It moves on to teaching using a magnetic white board, has students practice with the new concept, then proceeds to dictated sentences that incorporate the new material with what’s already been learned.

I’ve also appreciated the Memory Sheets, where students read words aloud to secure the spelling in their visual memory bank.

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How We Do Lessons and How Long They Take

We usually do spelling around twice a week, making it through two “steps” (AKA lessons). We will do a 20-30 minute session together, take a break, then come back later in the day to do another 10 minutes of writing sentences.

Keeping to that schedule, we JUST finished the final level yesterday – woot!

That means it’s taken us just two and a half years to complete all seven levels – that’s what can happen when you’re working with an older, motivated student!

If You Begin with a Younger Child

I’m not at all saying that it’s wrong to teach spelling to a younger child. This approach is what our family needed, but there are many reasons why someone might begin earlier.

If you are planning to teach a younger child, I recommend waiting until after they are making solid progress on their reading journey (no earlier than age seven or eight for spelling). Even then, I would do short lessons (5-10 minutes!) with tons of encouragement – and bribery if needed. 😉

As you proceed, though, if you begin to sense that it’s putting a strain on your relationship, please know there are other ways to move forward.

A Different Way to Think of Spelling

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Spelling is important, of course, but never more important than the overall health and well-being of your child!

Even with all the hard work we’ve put in, Jonathan is never going to call spelling his favorite subject, nor will it be his strongest one. The way I see it, that’s what spellcheck and dictation are for. 😉

I’ve asked him if, looking back, he wishes that I had pushed him to start earlier. He said, “Sometimes I do, but I think even though it might have made my spelling stronger, it would have made my love of learning weaker. And I don’t think I would be as interested in writing as I am now.”

My biggest advice, no matter what subject you’re covering with your child, is to remember to laugh! Because Jonathan chose to get serious about spelling, he was (almost) always a willing participant, which means we have had some of our best times and biggest laughs during our lessons.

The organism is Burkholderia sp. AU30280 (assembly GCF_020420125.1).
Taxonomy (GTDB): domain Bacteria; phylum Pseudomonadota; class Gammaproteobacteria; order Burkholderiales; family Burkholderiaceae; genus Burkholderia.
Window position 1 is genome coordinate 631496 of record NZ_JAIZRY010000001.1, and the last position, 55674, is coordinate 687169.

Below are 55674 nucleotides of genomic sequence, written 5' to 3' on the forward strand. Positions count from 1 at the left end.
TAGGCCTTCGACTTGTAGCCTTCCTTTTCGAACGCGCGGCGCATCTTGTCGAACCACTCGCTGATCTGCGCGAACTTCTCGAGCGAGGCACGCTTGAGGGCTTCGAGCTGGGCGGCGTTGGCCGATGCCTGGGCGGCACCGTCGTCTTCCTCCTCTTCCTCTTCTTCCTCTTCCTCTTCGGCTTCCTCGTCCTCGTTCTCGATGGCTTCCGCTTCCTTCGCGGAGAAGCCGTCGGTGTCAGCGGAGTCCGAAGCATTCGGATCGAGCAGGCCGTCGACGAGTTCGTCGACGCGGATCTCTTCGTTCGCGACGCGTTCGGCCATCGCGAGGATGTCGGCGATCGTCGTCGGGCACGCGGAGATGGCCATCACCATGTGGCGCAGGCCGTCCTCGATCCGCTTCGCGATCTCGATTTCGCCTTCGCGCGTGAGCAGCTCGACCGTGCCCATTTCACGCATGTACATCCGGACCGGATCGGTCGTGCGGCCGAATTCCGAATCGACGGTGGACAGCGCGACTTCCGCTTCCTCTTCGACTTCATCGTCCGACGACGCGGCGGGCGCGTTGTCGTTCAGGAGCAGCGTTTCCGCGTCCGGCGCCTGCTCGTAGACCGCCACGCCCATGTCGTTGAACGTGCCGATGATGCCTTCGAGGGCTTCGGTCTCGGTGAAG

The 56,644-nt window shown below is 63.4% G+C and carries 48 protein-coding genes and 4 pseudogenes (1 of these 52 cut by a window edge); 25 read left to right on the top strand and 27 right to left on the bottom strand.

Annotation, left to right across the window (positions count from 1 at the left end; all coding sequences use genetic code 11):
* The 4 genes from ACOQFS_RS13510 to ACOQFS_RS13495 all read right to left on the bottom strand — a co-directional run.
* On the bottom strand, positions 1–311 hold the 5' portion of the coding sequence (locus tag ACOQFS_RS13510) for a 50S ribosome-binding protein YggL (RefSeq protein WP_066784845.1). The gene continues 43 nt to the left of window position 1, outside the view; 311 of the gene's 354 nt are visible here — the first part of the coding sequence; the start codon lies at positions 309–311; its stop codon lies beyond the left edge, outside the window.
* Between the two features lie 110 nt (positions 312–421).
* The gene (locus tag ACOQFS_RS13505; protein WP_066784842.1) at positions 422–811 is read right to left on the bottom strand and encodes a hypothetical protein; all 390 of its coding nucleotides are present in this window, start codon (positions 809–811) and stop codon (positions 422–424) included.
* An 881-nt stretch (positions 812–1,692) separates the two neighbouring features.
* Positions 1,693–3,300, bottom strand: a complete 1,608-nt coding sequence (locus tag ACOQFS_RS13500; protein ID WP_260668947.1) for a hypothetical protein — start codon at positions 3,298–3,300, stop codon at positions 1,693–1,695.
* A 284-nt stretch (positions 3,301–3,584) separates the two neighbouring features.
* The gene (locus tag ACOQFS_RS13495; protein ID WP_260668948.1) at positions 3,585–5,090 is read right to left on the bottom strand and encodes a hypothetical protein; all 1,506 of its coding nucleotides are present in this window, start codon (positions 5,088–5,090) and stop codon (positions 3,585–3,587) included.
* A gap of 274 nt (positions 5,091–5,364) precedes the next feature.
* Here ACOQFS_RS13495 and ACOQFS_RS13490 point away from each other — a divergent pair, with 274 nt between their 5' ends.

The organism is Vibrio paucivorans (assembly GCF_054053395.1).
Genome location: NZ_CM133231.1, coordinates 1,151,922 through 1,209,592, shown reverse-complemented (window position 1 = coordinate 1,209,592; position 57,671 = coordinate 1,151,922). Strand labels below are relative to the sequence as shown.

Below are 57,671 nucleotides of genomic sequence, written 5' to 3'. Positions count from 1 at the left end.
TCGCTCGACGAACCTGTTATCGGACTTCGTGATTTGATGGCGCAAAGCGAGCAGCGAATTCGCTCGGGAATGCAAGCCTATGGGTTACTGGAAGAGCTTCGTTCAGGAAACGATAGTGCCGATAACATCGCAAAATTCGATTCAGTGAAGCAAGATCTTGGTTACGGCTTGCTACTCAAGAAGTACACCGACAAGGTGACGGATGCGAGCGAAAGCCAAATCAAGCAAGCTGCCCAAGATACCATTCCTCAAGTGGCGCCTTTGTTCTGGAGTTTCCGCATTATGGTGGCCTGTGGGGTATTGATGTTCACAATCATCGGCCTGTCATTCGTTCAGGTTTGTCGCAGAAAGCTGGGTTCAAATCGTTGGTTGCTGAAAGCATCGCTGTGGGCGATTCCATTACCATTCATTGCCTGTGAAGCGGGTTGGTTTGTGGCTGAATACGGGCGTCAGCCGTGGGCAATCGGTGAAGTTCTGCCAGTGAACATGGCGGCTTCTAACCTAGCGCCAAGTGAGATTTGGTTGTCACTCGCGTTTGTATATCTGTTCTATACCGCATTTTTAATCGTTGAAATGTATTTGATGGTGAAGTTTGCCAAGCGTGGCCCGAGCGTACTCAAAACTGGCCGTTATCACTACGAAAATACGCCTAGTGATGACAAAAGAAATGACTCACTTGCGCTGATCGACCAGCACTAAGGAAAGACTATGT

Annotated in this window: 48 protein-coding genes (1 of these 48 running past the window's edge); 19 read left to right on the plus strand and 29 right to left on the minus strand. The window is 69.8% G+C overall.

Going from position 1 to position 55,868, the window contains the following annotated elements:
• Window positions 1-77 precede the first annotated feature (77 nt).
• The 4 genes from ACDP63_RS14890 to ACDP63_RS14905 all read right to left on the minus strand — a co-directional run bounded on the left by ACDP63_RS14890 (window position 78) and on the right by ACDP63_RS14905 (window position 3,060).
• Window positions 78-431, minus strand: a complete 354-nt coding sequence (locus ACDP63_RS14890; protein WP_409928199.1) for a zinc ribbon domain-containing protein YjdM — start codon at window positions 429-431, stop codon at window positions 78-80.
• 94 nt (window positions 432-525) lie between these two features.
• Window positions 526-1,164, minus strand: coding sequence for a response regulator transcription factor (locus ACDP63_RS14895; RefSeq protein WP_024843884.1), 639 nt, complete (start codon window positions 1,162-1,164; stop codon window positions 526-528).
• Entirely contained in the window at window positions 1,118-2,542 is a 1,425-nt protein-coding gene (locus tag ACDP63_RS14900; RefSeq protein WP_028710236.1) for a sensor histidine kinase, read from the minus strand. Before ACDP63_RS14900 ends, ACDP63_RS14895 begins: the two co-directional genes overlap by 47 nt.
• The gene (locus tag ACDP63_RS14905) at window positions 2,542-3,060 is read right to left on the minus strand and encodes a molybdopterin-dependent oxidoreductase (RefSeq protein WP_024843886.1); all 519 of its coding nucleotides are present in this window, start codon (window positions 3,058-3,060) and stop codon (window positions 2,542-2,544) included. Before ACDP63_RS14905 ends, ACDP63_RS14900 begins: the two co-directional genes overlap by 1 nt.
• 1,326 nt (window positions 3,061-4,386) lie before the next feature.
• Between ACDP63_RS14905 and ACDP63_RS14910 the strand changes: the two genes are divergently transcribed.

When relationships are solid, you can journey through tough things together.

Want to give All About Spelling a try?

Using All About Spelling with an Older Child

I hope this article has helped you decide whether AAS might be a good fit for your homeschool!

If you do decide to give it a try, keep in mind their incredible year-long guarantee:

Check out all of the step-by-step lesson plans and reading and spelling tips for ONE FULL YEAR. Treat the program like your own, and learn everything the program has to offer. If you bought it from us and decide it’s not for you, simply send the package back (in any condition), and we’ll refund your purchase price. No questions asked.

Disclosure: I am an affiliate for All About Learning, which means I receive a commission on any purchases through these links. Please know I only ever share with you programs that have made a real difference in our homeschool! I received this curricula at no charge, but all opinions are my own.

Any specific questions about using All About Spelling with an older child (or any child)? I’d be happy to answer them!

What’s Your Homeschool Mom Personality? Take Jamie’s quiz now and receive a free personality report to help you organize your homeschool based on what your personality type needs most!